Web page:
NanoRacks-LEMUR-2 (NanoRacks-LEMUR-2) - 01.16.19

Overview | Description | Applications | Operations | Results | Publications | Imagery

ISS Science for Everyone

Science Objectives for Everyone
NanoRacks-LEMUR-2 consists of a constellation of remote sensing satellites. These deploy from the International Space Station (ISS) as well as the visiting space vehicle to conduct tests at a range of altitude bands. Functions for these satellites include weather monitoring, aviation, and global maritime tracking.
Science Results for Everyone
Information Pending

The following content was provided by Jenny Barna, and is maintained in a database by the ISS Program Science Office.
Experiment Details


Principal Investigator(s)
Jenny Barna, Spire Global, Inc., San Francisco, CA, United States

Information Pending

Spire Global, Inc., San Francisco, CA, United States

Sponsoring Space Agency
National Aeronautics and Space Administration (NASA)

Sponsoring Organization
National Laboratory (NL)

Research Benefits
Earth Benefits

ISS Expedition Duration
March 2016 - April 2017; February 2018 - October 2018

Expeditions Assigned

Previous Missions
Spire, previously Nanosatisfi, launched 3 cubesats from the ISS: Ardusat-1, Ardusat-2 and Ardusat-X. In addition, 5 3U cubesats were placed into orbit; LEMUR-1 was launched on a Dnepr in June 2014 and 4 LEMUR-2 satellites were launched on a PSLV in September 2015.

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Experiment Description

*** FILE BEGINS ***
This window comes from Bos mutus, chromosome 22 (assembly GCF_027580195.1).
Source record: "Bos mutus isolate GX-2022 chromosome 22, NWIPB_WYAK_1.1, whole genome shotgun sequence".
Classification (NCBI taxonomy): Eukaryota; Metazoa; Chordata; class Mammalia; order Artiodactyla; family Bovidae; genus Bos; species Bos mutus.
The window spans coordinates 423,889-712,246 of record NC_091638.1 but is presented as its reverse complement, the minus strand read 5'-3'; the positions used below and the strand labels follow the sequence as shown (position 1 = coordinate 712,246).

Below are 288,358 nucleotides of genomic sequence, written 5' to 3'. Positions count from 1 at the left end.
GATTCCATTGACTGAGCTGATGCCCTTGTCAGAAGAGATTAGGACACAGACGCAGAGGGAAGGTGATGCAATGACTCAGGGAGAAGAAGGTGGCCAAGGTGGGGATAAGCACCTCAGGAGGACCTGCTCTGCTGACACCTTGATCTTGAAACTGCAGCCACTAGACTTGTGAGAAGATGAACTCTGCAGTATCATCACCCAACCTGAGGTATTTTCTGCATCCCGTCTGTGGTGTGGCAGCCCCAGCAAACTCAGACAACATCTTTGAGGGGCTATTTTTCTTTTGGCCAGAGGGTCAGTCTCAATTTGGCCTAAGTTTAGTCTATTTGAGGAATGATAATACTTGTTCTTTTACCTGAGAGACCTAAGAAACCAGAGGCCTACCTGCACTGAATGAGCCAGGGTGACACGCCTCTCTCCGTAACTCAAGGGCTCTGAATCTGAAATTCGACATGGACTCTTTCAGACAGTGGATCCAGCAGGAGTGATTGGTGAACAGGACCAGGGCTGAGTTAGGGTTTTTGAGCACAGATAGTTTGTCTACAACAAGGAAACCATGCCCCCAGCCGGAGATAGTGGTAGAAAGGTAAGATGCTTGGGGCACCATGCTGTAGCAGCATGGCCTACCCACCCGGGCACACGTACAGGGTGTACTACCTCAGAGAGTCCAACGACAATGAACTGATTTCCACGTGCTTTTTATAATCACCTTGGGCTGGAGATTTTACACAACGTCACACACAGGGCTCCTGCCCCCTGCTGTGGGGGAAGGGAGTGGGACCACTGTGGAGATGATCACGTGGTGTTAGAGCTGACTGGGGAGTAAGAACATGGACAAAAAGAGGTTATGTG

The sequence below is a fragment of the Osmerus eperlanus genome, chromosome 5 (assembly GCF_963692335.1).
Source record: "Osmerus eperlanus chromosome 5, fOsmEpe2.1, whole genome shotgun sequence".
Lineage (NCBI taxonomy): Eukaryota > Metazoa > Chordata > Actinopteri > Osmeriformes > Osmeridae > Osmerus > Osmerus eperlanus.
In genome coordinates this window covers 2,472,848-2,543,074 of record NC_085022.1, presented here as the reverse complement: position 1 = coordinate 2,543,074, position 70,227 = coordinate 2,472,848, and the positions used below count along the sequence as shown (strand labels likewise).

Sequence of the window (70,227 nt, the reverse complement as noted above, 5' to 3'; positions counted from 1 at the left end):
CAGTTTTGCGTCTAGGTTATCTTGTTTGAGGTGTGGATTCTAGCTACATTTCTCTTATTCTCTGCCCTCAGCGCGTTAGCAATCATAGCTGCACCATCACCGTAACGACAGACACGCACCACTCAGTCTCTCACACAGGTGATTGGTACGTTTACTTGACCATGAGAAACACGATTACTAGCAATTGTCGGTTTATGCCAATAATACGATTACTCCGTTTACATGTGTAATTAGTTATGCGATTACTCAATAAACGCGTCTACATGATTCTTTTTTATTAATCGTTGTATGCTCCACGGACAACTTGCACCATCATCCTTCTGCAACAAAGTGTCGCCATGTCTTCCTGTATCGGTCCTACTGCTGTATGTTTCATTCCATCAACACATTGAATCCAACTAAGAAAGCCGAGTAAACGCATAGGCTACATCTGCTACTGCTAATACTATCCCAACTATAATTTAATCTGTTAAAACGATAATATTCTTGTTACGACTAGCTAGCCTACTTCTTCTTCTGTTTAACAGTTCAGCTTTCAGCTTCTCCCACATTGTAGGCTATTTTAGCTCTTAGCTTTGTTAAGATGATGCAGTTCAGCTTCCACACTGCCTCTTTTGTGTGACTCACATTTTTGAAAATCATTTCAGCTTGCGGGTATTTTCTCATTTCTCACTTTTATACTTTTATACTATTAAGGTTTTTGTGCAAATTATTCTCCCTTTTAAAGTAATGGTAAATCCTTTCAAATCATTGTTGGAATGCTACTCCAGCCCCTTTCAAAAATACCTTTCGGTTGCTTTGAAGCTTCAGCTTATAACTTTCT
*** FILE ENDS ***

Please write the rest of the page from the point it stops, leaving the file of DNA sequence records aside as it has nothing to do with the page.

Research Overview

  • NanoRacks-LEMUR-2 tests a constellation of satellites made to monitor weather and track ships and aircraft on Earth.
  • The many small satellites provide close to real time information from anywhere on Earth.
  • These satellites increase safety and security across the planet’s oceans.
  • Satellites deploy from the International Space station (ISS) and the visiting vehicle; this allows testing at a range of altitude bands.
  • This investigation aims to track ships from space, solving the issue of ships travelling long distances and not being readily trackable due to the Earth’s curvature.
  • Similarly, this investigation aims to track aircraft with actual location data rather than computer models currently used to predict the location in certain dead zones.
  • From a weather approach, NanoRacks-LEMUR-2 may provide weather data regardless of altitude and geolocation. This is especially crucial for zones that may not count with weather stations or weather balloons.


NanoRacks-LEMUR-2 is designed to predict weather and to track ships and airplanes from space. Today, tracking of oceangoing ships is of limited use. The tracking information is gathered and delivered very infrequently to those that need it, making it useful almost exclusively for historical understanding. The information loses its value ‘in the moment’ for real applications for both the public and private sectors, an issue given that 90% of global trade transits over the ocean. Tracking of ships over the deep ocean is simply not possible using stations on the ground. The curvature of the Earth blocks their signal from reaching land-based stations. Without satellite-based tracking, a ship essentially disappears the moment it’s more than 50 nautical miles from port. With more than 90% of global trade transiting the ocean, tracking is critical to world’s supply chains.